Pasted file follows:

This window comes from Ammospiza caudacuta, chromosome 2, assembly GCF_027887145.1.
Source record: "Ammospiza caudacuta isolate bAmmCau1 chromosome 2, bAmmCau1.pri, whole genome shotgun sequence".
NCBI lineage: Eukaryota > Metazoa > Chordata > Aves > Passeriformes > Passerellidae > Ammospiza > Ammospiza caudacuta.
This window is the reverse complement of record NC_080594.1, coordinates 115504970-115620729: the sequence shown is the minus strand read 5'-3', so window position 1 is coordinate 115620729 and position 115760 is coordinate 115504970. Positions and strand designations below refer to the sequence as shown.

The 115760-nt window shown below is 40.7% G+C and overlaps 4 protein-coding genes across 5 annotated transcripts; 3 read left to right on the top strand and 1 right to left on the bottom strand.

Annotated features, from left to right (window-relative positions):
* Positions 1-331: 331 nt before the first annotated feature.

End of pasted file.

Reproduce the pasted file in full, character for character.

This window comes from Ammospiza caudacuta, chromosome 2, assembly GCF_027887145.1.
Source record: "Ammospiza caudacuta isolate bAmmCau1 chromosome 2, bAmmCau1.pri, whole genome shotgun sequence".
NCBI lineage: Eukaryota > Metazoa > Chordata > Aves > Passeriformes > Passerellidae > Ammospiza > Ammospiza caudacuta.
This window is the reverse complement of record NC_080594.1, coordinates 115504970-115620729: the sequence shown is the minus strand read 5'-3', so window position 1 is coordinate 115620729 and position 115760 is coordinate 115504970. Positions and strand designations below refer to the sequence as shown.

The 115760-nt window shown below is 40.7% G+C and overlaps 4 protein-coding genes across 5 annotated transcripts; 3 read left to right on the top strand and 1 right to left on the bottom strand.

Annotated features, from left to right (window-relative positions):
* Positions 1-331: 331 nt before the first annotated feature.